After all, when it comes to right to property, it is necessary to enshrine regulation at the level of the law. Judicial practice should rather serve as a secondary source. Separately, additional thought should be given to the protection of the rights of third parties and compliance with the standards of the European Court of Human Rights, including to increase the chances of introducing this new mechanism abroad.

The procedure defined in the draft law does not yet belong to any of the types of processes (administrative, civil, etc.).

It seems that in this case, the administrative procedural law will be the most appropriate, although in some cases it can also be attributed to civil law. Be that as it may, for proper implementation, the relevant procedural code needs to be amended.

The explanatory note mentions the strict limitation of the period of application of sanctions during martial law. However, the draft law itself establishes that cases initiated during the martial law and in which no final decision has been made, are considered in the manner prescribed by this law.

It is for the judge of the High Anti-Corruption Court to hear such cases. First, in terms of its tasks, the HACC was not chosen as the most successful implementer of such a role. Secondly, the law outlined the time limits for the HACC judge to decide on the application of sanctions — 10 days. During this time, it will be necessary to establish the owner and manager of the asset, the appropriate legal connection, etc.

This process is also complicated by the fact that the draft law does not yet determine what standard of proof should be used. The Anti-Corruption Court will have the primary responsibility for making the decision: to agree on sanctions or to refuse the application submitted by the National Agency on Corruption Prevention.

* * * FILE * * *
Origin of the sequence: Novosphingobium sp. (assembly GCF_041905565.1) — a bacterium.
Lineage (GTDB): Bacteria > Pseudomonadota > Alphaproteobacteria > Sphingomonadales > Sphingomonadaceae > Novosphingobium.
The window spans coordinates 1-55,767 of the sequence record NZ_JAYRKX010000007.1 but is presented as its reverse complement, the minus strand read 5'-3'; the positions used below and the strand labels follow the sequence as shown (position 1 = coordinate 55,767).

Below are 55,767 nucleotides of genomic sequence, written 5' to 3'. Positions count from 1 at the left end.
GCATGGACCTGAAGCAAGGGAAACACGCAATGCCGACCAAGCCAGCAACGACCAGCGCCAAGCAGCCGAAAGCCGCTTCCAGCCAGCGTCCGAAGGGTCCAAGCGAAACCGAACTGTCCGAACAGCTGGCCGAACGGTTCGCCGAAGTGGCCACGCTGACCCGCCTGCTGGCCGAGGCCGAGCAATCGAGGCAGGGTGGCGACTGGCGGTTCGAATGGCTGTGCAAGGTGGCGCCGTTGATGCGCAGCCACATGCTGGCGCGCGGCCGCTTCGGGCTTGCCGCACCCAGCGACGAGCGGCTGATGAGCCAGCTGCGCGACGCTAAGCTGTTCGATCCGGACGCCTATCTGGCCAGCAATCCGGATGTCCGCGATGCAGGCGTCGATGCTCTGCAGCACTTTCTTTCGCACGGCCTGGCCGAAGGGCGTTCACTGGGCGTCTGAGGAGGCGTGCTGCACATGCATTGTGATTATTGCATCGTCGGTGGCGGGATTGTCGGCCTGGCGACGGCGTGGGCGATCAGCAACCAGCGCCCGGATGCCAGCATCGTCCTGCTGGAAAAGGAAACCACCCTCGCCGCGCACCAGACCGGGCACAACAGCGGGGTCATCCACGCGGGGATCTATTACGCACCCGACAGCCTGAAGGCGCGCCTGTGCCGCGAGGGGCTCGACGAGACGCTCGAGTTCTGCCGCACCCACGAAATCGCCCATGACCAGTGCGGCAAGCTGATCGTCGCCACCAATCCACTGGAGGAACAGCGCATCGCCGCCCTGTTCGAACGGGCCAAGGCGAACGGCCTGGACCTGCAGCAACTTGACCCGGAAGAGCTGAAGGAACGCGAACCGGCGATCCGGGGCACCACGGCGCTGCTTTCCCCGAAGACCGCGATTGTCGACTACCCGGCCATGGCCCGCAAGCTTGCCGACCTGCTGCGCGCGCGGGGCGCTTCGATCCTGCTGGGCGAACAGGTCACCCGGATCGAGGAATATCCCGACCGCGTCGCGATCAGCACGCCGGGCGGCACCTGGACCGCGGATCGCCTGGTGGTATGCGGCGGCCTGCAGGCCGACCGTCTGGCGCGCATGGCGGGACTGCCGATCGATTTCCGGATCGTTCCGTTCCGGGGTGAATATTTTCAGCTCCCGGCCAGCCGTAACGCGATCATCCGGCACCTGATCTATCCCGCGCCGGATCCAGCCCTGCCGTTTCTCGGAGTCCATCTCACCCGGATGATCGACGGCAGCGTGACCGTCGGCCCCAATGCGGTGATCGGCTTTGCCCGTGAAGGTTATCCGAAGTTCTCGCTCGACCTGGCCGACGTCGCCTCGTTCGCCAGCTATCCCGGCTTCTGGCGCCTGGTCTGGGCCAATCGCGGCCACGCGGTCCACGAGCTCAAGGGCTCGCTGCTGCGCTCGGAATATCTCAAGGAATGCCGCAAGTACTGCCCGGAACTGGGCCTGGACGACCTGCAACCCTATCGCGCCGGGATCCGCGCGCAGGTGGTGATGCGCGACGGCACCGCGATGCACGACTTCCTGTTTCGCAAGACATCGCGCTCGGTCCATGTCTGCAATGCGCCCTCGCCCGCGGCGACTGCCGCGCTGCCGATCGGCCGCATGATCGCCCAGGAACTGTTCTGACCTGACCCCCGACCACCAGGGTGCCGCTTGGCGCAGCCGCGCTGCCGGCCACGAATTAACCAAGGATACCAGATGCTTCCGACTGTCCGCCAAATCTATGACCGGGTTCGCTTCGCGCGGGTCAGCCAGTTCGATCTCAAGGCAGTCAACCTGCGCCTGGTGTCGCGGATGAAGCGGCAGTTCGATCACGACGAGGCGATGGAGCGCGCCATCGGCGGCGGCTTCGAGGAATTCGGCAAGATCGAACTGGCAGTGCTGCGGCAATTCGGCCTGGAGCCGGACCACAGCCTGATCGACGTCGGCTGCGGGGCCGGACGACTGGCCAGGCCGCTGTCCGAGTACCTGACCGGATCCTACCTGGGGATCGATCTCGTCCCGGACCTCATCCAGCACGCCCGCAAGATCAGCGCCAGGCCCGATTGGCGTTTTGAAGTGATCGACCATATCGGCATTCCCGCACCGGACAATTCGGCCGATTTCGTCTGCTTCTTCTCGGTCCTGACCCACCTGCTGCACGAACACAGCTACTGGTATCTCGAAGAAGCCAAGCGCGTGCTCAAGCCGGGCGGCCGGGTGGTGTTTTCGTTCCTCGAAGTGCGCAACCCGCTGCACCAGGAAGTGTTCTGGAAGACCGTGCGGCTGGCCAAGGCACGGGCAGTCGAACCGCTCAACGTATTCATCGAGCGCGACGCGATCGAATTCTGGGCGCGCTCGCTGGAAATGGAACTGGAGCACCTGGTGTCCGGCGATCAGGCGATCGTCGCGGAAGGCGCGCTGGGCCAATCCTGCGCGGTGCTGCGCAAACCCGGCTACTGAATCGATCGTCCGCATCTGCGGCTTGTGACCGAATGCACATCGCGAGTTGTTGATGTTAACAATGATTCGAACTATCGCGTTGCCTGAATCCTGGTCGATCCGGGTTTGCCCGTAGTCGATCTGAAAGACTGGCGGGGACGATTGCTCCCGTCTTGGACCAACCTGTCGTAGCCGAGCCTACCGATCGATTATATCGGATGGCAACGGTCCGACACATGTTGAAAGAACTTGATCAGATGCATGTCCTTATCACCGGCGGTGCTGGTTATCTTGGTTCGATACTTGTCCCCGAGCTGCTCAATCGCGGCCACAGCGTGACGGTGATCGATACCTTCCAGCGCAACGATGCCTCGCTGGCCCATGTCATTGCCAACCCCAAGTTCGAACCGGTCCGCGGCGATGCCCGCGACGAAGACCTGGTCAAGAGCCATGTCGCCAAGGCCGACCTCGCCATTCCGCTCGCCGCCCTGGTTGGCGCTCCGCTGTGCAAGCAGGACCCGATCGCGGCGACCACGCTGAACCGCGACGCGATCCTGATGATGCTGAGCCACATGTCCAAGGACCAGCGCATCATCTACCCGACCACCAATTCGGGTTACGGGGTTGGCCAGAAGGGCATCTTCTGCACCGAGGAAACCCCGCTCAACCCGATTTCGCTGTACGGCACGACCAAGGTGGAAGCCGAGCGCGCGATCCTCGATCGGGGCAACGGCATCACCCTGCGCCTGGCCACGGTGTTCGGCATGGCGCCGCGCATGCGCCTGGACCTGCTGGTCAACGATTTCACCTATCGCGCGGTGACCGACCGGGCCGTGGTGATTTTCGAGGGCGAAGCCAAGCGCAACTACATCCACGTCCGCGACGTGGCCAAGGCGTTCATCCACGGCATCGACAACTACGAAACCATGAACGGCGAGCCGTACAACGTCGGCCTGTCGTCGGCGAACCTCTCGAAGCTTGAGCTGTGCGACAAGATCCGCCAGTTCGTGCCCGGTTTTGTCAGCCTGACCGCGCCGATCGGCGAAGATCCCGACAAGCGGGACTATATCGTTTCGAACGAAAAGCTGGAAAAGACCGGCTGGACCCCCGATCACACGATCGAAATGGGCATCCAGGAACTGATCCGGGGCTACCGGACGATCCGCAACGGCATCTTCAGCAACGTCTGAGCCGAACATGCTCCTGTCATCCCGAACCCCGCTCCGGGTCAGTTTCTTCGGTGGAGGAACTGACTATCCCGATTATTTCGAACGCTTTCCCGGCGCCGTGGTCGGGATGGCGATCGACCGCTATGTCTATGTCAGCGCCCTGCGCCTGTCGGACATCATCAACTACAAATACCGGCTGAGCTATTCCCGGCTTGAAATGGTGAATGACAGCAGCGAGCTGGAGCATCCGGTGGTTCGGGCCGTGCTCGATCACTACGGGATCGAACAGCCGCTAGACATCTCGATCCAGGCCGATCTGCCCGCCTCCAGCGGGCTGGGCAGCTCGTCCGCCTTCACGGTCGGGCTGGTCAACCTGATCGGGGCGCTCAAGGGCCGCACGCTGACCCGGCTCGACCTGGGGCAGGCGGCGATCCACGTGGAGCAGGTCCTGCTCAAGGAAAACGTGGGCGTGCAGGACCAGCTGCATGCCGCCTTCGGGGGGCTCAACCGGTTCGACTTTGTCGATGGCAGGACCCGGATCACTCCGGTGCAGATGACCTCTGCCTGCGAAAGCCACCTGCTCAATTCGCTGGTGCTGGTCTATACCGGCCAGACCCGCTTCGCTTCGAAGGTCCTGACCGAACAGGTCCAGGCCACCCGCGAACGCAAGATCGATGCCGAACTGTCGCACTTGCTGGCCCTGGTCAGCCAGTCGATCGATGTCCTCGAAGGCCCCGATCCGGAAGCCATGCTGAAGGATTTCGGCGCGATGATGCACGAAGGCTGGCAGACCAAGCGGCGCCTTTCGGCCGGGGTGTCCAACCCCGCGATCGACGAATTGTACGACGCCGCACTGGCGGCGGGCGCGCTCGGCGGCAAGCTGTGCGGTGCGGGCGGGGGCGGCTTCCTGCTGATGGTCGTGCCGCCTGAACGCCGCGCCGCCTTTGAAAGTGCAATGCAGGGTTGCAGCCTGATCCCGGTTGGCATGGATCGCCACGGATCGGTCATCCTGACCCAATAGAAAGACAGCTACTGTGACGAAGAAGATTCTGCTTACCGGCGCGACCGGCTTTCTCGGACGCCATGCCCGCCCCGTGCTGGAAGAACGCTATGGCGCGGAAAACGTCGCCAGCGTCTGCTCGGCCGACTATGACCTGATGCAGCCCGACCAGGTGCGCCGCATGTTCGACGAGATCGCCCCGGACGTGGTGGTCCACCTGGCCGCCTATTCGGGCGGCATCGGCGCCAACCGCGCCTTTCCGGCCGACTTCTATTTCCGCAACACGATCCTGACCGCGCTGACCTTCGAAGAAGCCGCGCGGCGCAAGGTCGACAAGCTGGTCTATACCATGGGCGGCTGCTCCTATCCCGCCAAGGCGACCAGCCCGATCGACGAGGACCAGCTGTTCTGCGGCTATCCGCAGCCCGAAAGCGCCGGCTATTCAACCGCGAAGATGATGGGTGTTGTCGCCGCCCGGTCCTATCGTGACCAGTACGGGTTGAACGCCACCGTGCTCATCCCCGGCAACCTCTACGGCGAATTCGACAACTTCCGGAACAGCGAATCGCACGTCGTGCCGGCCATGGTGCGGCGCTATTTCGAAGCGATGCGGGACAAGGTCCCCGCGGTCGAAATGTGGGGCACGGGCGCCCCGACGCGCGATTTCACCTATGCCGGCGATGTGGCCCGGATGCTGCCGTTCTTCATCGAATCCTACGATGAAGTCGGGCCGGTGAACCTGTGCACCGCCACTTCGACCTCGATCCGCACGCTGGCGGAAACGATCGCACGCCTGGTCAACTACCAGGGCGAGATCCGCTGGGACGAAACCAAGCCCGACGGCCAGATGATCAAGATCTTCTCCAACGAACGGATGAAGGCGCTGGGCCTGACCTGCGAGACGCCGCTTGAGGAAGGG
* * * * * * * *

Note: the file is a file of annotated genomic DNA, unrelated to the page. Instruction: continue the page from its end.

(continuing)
It may also be a significant challenge for the NACP to prepare and submit an appropriate application for sanctions to be imposed, given the body’s somewhat different mandate. The NACP is not a law enforcement agency. In the exercise of powers to find and trace the assets subject to blocking, the NACP exercises all the rights granted to it by the Law of Ukraine “On Prevention of Corruption.” However, this does not fully address the risks, but instead adds doubts about the proportionality of the use of such powers. By the way, the Law “On Prevention of Corruption” was not amended regarding the mandate of the Agency by the draft law.

Prosecutors of the Prosecutor General’s Office could strengthen this procedure. Given their experience and closer legislative powers, they may be more familiar with the activities currently assigned to the NACP.

In order to achieve the ambitious goals of this law, according to TI Ukraine, this positive idea should be finalized.

It is important to improve the introduced mechanism and register such a draft law in the near future. Thus, Ukrainians will be able to assess the quality of systemic solutions and their consequences.

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It is important to improve the introduced mechanism and register such a draft law in the near future. Thus, Ukrainians will be able to assess the quality of systemic solutions and their consequences.